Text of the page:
Organizers of D.C.’s annual Capital Pride Parade and Festival announced this week that due to ongoing restrictions related to the COVID-19 pandemic, the parade and festival have been cancelled for the second year in a row for LGBTQ Pride Month in June.
But in a Jan. 27 statement, the Capital Pride Alliance said with the possibility that at least some COVID restrictions would be lifted in the fall, organizers are considering “a new take on the traditional parade” in October.
“It depends on how things are looking with COVID and what restrictions are in place and what type of permits the city is actually approving,” said Ryan Bos, executive director of Capital Pride Alliance, the group that organizes D.C.’s Pride events. “But our hope would be we would be able to do a smaller in-person parade come this fall,” Bos told the Washington Blade. “It would be shorter and have less contingents.”
Bos said Capital Pride organizers are also hopeful that a curtailment of the COVID restrictions will enable them to hold a Pride block party in October as a replacement for the festival, but he said no decision has been made about where in the city such a block party would be held.
“Due to the ongoing pandemic, we will not be able to celebrate Pride this June,” the group’s statement says. “However, Capital Pride Alliance is actively working to create unique and inspiring opportunities this Pride month in place of our usual festivities,” the statement says.
According to the statement, one event planned for February will a “first ever” Pride Summit called #StillWeLead, which will take place virtually. Bos said the free-of-charge summit will take place on four successive Thursday evenings beginning the last Thursday in February and will involve discussions among leaders and members of LGBTQ organizations and anyone else in the community interested in participating.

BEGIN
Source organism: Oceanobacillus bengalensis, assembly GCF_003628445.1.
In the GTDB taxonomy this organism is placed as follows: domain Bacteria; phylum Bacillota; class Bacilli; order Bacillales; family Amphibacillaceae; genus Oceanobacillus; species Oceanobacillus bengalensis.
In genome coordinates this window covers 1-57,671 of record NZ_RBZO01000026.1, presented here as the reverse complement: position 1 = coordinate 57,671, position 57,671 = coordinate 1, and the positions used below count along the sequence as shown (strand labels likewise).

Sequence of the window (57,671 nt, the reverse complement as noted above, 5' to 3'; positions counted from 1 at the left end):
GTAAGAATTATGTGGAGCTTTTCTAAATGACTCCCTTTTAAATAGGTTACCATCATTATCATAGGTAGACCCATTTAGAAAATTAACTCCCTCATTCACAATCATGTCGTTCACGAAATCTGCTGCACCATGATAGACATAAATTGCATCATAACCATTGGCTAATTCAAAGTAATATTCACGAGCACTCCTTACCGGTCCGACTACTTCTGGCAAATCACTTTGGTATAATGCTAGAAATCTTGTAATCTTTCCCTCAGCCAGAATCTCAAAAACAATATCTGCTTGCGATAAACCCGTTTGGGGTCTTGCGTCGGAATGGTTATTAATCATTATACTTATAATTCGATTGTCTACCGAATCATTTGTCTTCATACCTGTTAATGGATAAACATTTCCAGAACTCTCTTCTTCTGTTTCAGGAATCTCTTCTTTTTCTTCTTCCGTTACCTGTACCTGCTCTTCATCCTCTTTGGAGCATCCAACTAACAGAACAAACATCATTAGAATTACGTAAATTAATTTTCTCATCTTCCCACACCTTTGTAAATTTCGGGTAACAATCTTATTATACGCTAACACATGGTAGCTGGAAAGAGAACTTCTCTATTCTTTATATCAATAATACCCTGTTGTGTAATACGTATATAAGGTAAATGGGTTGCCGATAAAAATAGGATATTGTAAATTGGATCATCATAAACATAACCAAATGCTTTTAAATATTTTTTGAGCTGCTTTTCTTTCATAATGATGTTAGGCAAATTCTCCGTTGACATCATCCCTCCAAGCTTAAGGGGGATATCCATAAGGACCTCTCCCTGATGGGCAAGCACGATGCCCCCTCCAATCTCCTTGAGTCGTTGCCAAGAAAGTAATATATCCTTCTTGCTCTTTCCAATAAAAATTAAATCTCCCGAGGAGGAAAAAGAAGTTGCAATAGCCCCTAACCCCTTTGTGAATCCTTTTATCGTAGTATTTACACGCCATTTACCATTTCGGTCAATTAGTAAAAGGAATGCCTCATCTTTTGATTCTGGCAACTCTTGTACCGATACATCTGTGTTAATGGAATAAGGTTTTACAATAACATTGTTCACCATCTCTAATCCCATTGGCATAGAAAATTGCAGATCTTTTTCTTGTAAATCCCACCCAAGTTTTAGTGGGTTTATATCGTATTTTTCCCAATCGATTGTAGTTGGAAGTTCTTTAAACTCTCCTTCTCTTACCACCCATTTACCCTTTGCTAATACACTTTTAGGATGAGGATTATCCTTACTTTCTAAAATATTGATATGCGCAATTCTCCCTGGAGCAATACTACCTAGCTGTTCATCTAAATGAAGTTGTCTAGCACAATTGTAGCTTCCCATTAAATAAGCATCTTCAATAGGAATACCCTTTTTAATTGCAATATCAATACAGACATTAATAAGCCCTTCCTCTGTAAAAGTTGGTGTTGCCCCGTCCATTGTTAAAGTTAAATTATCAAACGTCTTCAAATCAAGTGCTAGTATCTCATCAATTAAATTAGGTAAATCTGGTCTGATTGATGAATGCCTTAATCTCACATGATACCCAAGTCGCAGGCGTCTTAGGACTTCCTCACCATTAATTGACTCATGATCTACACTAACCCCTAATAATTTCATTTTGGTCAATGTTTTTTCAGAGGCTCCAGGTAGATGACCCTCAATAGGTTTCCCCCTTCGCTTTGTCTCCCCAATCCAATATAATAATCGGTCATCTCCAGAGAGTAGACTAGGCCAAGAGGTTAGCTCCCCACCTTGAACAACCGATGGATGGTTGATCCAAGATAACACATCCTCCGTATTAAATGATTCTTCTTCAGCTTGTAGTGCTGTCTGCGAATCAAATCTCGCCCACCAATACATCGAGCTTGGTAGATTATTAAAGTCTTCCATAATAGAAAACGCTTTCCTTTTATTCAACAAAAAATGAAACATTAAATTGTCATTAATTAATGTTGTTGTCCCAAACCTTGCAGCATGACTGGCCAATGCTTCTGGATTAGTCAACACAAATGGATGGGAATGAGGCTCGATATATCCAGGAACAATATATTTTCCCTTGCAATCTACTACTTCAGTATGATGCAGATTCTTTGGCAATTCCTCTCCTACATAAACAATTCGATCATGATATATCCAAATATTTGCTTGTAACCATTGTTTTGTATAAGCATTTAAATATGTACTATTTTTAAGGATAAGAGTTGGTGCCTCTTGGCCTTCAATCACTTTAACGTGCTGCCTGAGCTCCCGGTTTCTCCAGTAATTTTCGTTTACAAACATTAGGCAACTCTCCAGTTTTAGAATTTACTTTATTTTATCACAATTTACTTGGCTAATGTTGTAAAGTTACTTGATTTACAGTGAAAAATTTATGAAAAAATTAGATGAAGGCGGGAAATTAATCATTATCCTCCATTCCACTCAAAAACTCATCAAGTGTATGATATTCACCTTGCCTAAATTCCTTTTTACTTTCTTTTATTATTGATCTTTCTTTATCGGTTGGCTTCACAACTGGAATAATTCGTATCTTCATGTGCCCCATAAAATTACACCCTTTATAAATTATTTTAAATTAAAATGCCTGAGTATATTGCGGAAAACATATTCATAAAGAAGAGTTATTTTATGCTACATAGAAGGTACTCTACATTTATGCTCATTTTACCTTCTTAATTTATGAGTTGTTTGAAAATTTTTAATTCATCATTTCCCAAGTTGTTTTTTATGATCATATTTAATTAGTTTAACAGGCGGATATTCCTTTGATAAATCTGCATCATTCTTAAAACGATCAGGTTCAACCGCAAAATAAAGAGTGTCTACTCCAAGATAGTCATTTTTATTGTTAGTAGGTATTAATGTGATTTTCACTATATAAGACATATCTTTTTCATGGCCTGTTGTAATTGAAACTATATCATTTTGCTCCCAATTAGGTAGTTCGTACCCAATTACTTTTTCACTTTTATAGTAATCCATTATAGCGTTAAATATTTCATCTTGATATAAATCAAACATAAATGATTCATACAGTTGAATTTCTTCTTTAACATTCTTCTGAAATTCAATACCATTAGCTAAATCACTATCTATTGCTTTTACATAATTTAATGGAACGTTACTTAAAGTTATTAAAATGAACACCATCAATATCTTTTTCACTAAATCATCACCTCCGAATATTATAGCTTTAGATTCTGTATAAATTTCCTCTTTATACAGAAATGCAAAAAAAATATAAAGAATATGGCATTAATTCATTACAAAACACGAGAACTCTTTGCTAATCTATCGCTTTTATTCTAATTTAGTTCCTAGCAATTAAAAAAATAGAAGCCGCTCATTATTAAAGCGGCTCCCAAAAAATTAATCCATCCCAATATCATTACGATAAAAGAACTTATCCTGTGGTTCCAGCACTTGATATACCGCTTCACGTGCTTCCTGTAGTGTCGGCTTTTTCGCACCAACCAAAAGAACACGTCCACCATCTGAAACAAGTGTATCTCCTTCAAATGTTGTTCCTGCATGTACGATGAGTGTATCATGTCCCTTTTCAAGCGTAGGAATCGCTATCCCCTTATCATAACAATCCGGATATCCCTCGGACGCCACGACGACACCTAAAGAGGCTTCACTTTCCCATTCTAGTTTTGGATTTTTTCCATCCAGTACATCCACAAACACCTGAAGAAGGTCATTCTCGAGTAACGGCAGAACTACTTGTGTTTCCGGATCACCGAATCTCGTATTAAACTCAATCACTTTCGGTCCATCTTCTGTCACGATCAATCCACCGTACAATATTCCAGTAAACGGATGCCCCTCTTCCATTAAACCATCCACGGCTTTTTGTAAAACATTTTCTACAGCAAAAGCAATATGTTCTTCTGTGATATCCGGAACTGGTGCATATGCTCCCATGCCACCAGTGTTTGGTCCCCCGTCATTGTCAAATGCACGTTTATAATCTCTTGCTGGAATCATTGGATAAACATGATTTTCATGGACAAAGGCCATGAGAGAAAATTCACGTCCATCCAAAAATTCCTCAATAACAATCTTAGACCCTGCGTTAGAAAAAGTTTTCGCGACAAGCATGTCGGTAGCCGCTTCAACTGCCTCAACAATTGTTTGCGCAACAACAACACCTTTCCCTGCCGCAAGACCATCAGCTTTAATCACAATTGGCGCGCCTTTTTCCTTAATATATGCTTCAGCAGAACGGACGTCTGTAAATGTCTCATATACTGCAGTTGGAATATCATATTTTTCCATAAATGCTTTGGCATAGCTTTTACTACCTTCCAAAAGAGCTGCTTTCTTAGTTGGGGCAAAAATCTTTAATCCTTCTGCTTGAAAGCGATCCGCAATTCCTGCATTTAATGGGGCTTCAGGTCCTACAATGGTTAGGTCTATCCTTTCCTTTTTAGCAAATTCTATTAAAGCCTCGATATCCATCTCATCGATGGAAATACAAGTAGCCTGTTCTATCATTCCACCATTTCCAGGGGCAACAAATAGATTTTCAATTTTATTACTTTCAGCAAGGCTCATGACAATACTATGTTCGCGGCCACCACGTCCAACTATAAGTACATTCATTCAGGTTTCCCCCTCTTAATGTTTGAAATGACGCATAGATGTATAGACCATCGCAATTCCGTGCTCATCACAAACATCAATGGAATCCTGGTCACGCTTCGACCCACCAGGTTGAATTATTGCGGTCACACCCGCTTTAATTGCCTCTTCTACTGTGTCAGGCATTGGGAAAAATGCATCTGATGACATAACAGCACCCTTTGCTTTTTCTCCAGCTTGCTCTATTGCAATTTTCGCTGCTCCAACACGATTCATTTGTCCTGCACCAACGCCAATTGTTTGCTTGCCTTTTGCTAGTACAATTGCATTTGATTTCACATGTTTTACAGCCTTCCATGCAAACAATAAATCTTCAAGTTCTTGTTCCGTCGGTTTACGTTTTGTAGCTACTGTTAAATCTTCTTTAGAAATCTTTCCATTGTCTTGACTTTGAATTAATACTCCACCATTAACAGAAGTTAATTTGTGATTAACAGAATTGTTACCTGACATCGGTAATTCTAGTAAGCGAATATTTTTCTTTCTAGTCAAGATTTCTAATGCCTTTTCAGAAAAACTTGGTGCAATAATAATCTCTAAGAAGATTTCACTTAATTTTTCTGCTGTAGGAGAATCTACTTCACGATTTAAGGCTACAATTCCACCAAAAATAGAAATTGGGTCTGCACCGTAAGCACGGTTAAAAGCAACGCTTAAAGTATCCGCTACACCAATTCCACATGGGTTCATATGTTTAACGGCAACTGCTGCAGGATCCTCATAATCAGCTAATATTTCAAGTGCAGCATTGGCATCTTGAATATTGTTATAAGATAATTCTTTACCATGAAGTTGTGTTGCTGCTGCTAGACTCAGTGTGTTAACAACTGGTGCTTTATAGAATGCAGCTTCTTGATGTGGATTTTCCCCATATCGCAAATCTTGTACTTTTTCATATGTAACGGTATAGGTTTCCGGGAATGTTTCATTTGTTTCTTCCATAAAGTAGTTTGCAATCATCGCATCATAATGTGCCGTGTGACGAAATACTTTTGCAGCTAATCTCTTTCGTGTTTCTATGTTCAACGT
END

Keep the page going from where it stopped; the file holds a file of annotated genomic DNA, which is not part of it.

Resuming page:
The statement says Capital Pride is also conducting an economic impact survey of participants in past Capital Pride events who live both in D.C. and in surrounding states who have been regular participants in D.C. pride events each year.
“It will measure the impact that individuals have by attending the Capital Pride celebration and it will also help make Pride bigger, better, and more accessible and inclusive to all,” says the statement.
Capital Pride is urging people to take the survey in time for a Feb. 3 deadline for completing it by visiting CapitalPride.org/survey.
Bos said other virtual Pride events are being planned for June, which will be announced in the coming weeks.
“The Capital Pride Alliance is determined to continue its award-winning programs developed in 2020, such as Pride Talks and the web series Pride in the City,” the Capital Pride statement says in referring to online virtual events.
“Perhaps most importantly, we are planning to bring our community back together for an unforgettable, large-scale Pride in 2022, and have set our eyes on 2025 when we will celebrate 50 years of Pride in the Nation’s Capital,” the statement concludes.
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